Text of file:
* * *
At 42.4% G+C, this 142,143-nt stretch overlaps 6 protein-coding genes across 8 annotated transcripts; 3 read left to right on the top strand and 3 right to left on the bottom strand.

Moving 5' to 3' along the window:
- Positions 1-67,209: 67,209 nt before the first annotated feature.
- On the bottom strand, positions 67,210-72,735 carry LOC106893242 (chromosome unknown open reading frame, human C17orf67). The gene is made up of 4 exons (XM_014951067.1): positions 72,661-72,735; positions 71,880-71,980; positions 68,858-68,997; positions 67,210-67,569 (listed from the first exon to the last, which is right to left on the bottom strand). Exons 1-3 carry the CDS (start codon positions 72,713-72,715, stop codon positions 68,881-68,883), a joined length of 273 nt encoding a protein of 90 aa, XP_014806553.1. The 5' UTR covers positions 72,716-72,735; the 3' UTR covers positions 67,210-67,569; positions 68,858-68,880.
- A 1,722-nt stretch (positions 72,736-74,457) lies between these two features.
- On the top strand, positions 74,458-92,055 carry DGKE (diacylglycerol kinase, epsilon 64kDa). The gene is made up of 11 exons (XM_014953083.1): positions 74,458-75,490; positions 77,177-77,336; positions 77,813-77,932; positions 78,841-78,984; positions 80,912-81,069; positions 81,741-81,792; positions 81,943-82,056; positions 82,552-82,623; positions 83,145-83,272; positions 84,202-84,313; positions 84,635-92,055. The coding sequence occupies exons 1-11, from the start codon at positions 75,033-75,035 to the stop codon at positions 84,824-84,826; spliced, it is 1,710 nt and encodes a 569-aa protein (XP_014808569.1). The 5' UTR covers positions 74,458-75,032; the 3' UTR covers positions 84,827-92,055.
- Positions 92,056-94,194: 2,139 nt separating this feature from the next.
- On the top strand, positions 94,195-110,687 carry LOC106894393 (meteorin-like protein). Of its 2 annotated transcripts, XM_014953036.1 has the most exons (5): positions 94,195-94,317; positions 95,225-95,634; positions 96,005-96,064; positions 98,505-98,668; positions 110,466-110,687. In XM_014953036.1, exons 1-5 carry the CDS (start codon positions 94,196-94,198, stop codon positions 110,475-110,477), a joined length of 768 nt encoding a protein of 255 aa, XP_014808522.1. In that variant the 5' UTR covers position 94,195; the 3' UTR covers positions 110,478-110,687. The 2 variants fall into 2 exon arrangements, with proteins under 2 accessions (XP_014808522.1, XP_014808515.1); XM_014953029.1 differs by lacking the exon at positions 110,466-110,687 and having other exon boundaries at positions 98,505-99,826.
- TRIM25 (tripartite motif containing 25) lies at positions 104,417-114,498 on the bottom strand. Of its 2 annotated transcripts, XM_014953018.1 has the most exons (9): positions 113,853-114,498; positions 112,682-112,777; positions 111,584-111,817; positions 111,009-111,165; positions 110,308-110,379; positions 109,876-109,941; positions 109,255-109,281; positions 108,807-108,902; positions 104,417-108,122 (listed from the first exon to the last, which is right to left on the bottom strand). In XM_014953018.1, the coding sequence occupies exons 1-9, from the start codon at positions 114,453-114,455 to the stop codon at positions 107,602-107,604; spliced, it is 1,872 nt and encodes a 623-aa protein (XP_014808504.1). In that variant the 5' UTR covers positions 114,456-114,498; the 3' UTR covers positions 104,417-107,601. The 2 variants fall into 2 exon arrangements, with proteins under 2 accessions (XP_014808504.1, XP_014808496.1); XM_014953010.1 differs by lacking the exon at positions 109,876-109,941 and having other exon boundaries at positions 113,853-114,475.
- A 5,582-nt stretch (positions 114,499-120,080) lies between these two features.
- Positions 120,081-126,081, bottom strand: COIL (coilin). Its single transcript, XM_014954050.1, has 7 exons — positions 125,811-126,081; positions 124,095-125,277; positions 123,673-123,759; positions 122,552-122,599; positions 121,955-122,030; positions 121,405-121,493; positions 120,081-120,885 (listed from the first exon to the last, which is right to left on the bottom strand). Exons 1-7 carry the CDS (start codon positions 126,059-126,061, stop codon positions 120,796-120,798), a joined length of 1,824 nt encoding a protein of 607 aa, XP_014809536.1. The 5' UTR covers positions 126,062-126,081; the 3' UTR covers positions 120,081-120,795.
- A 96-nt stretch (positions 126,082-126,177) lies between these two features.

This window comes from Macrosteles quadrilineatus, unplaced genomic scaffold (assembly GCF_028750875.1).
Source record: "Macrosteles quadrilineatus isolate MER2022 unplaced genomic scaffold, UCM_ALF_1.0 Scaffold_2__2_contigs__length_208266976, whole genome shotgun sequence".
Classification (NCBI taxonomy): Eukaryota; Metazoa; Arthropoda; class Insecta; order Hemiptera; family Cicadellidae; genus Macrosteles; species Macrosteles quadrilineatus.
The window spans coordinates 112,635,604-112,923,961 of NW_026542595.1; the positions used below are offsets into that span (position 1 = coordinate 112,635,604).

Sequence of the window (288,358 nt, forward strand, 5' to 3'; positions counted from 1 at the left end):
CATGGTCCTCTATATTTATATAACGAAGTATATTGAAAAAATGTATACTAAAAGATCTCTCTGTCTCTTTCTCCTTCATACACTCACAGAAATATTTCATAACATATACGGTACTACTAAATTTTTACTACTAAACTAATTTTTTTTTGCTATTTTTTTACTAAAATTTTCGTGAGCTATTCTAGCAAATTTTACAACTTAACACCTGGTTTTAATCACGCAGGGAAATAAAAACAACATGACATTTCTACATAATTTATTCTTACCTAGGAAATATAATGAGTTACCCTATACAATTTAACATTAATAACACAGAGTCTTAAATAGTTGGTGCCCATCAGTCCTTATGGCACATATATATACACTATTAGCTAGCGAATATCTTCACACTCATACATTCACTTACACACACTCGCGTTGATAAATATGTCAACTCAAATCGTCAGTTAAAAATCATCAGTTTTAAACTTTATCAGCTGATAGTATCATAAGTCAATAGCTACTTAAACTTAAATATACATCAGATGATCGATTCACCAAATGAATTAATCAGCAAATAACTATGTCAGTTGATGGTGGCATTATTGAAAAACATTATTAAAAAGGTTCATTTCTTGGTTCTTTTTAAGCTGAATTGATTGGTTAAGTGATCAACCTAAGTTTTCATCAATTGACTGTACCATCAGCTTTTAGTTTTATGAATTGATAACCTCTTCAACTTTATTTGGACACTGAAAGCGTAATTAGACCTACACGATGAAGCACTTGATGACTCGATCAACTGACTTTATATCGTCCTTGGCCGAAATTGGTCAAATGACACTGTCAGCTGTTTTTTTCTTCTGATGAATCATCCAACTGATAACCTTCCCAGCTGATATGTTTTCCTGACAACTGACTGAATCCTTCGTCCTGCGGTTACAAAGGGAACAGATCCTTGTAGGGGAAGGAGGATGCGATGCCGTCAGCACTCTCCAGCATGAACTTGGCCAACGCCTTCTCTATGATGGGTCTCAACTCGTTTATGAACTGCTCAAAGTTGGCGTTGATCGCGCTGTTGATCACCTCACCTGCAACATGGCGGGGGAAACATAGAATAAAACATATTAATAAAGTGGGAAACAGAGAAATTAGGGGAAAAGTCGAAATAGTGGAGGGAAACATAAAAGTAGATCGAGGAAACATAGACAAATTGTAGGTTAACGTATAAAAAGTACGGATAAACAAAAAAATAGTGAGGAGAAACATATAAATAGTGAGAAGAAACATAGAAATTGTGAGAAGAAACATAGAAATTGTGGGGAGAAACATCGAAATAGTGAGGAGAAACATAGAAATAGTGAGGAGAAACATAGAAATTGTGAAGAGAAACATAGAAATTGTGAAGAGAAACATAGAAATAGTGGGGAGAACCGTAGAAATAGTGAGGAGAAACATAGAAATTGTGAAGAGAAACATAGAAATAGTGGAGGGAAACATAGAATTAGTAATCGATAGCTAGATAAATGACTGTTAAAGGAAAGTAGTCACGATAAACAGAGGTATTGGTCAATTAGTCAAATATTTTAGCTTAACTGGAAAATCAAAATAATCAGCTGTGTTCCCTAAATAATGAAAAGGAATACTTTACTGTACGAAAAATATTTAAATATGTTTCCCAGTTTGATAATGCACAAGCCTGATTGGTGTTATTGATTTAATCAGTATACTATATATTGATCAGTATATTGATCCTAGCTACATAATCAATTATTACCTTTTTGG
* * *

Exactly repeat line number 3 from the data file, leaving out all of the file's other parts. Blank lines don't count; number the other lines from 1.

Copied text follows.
- Positions 1-67,209: 67,209 nt before the first annotated feature.